It Happened Here: Season's Greetings from Climax
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December 1998
Happened Here
NCAR archivist Diane Rabson sheds light on our institutional history in this bimonthly series.

Season's Greetings from Climax

Not many of Hallmark's greeting cards showed a prominence over an active solar region, as did HAO's card in 1958, or a spectrogram from an eclipse expedition to Sudan (the 1959 card, below).

"Nine months of winter and three months of late fall."

Such were the harsh conditions Janet Smock Roberts had to look forward to in the first year of her married life. A native of New Jersey, she wed Walter Orr Roberts, a graduate student in astrophysics at Harvard, in June 1940. The couple spent their honeymoon on the road, bound for Colorado in a less-than-reliable car, with the Harvard Observatory's coronagraph safely stowed in the back seat. Walt had been appointed observer at the Fremont Pass Station of Harvard's recently established High Altitude Observatory, for a "study of [the] sun and solar-terrestrial relationships." The site for the observatory and attached house, near Leadville, was provided by the Climax Molybdenum Company; Walt and Janet quickly became close friends with miners, geologists, and their wives who lived in the company town.

Even in the days of the Cold War, Yuletide greetings sometimes managed to cross the Iron Curtain, as with this card that came to HAO from Russia in the 1950s.

HAO sends "Seasons Greetings," 1954.

While still at Harvard, Walt had planned to enter the ranks of management at Eastman Kodak in Rochester, New York, and ultimately become president of the company. His assignment at Climax was to last about one year, but the country's entry into World War II interfered. The coronal observations from Climax, with their implications for potential disturbance of terrestrial radio communications, became an essential part of the war effort. Three children were born in due course, and the Roberts family stayed on for seven years until HAO's laboratory and administrative facilities were transferred down to the University of Colorado and the gentler climate of Boulder. After the move, HAO's ties with Harvard were eventually dissolved.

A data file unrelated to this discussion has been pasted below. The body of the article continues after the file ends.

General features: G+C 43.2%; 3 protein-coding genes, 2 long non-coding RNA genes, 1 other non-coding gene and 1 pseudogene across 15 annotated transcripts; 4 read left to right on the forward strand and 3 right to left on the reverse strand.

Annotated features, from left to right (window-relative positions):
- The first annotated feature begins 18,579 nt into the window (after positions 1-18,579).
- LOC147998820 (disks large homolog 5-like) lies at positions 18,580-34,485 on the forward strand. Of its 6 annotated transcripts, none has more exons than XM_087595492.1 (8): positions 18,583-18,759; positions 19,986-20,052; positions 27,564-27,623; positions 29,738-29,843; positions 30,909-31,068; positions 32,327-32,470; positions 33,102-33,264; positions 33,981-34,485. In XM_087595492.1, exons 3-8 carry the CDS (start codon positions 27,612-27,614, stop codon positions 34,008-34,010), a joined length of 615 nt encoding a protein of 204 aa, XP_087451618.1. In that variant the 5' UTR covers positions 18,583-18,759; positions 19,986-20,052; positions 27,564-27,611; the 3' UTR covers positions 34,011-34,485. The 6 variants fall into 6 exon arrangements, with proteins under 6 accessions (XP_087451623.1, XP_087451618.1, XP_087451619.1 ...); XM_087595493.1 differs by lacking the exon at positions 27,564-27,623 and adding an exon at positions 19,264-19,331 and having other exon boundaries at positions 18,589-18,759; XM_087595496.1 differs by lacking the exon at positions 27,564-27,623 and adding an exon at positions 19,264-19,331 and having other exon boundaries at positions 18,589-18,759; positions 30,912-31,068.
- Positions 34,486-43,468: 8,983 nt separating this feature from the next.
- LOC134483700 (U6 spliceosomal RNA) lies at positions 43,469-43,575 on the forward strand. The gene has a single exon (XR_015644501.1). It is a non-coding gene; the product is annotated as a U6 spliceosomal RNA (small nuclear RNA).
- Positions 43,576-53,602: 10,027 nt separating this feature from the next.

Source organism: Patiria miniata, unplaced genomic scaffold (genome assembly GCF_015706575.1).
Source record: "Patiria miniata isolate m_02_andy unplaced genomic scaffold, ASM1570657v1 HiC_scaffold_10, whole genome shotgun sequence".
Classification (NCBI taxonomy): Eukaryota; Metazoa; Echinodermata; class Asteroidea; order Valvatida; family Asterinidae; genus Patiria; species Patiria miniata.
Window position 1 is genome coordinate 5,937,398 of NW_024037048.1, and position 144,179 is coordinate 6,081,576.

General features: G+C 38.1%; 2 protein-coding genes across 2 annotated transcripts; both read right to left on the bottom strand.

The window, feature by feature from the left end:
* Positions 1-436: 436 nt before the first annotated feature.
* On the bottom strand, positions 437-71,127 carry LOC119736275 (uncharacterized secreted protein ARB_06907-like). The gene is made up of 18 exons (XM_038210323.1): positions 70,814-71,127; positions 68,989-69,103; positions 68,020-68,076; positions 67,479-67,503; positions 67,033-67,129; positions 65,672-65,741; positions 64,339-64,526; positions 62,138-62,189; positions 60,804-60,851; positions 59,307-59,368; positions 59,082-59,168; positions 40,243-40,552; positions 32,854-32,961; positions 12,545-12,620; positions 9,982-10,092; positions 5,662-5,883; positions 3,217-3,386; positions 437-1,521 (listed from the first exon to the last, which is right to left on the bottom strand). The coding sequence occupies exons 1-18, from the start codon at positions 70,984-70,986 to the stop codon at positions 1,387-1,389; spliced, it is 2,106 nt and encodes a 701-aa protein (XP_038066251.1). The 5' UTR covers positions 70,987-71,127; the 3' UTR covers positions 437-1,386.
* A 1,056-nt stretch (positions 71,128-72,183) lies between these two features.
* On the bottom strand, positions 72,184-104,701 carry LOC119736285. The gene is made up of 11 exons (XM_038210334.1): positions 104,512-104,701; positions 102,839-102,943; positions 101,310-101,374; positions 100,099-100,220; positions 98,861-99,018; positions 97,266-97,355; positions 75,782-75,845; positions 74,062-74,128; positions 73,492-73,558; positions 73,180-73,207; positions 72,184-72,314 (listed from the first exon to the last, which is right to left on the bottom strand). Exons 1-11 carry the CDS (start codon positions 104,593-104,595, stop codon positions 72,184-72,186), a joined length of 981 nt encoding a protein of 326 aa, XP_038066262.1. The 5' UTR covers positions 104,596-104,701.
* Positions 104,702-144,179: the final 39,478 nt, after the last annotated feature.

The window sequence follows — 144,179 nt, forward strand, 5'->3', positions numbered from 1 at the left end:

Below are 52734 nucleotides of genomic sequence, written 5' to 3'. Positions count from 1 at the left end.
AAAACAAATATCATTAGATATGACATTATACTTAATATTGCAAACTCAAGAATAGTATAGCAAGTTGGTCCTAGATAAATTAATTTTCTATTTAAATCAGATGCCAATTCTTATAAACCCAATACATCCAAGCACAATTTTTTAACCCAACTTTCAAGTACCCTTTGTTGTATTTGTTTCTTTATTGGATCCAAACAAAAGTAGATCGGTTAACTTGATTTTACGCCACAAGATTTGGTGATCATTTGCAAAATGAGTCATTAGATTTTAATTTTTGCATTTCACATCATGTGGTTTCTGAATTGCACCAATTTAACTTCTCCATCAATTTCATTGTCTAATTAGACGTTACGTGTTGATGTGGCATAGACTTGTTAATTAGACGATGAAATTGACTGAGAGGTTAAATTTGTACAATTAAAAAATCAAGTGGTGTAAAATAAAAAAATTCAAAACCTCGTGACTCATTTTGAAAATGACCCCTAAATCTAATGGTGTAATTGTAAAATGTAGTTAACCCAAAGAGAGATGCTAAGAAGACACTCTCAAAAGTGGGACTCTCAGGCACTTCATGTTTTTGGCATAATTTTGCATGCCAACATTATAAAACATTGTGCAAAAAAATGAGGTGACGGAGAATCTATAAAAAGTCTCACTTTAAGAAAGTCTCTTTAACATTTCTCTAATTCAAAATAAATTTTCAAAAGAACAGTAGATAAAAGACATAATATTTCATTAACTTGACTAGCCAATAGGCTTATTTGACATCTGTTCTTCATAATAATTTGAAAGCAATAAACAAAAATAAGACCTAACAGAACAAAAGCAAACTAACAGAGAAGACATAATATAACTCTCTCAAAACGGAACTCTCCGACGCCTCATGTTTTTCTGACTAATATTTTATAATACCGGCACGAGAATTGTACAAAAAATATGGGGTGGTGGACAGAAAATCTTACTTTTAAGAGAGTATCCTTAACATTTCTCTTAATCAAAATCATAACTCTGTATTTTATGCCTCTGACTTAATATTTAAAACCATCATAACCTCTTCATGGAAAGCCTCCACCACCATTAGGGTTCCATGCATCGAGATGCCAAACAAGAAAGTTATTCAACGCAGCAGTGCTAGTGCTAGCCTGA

By the early fifties, HAO had grown substantially. A second observatory was established at Sacramento Peak in southern New Mexico, and the original observatory at Fremont Pass was abandoned for a larger, more permanent site on nearby Chalk Mountain, in part to get away from "the severe smoke and dust sources of the Climax mine." Graced by the donation of a large telescope from the Bausch and Lomb Optical Company of Rochester, HAO in Boulder established its own observatory (now the Sommers-Bausch Observatory adjacent to and above the Fiske Planetarium). In 1950, Walt noted in a report that HAO's presence in Boulder had spurred the National Bureau of Standards (now the National Institute of Standards and Technology) to locate its Central Radio Propagation Laboratory in the city, helping Boulder on its way to becoming a center of scientific research. A decade later, in 1960, Walt Roberts brought HAO into the newly created National Center for Atmospheric Research, where he was the founding director.

The 1957 HAO greeting card included a decidedly summerish photo of the Climax grounds.

Santa and reindeer appear dangerously close to the sun (especially for the era before SPF-45) in HAO's 1963 greetings.

During the fifties, when many of these holiday cards were created and sent out, a whimsical article appeared in the Rocky Mountain News after Walt appealed to the CU regents to fund construction of a new observer's house at Climax. As a veteran of the isolation and severe weather at the Continental Divide, Walt explained that "it's difficult for a man to stay happy [there] unless he's married--in fact, unless he's newly wed." He further recommended the new house be built with a family in mind, and a basement for kids to play in when "the temperature gets down to 20 below, and the wind howls at 25 miles an hour or more." The regents complied.

The observatory at Climax closed officially in 1972, after 32 years of operation.

Diane Rabson (with thanks to Janet Roberts for permission to quote from her autobiography of the Climax years, Glory Hole.)

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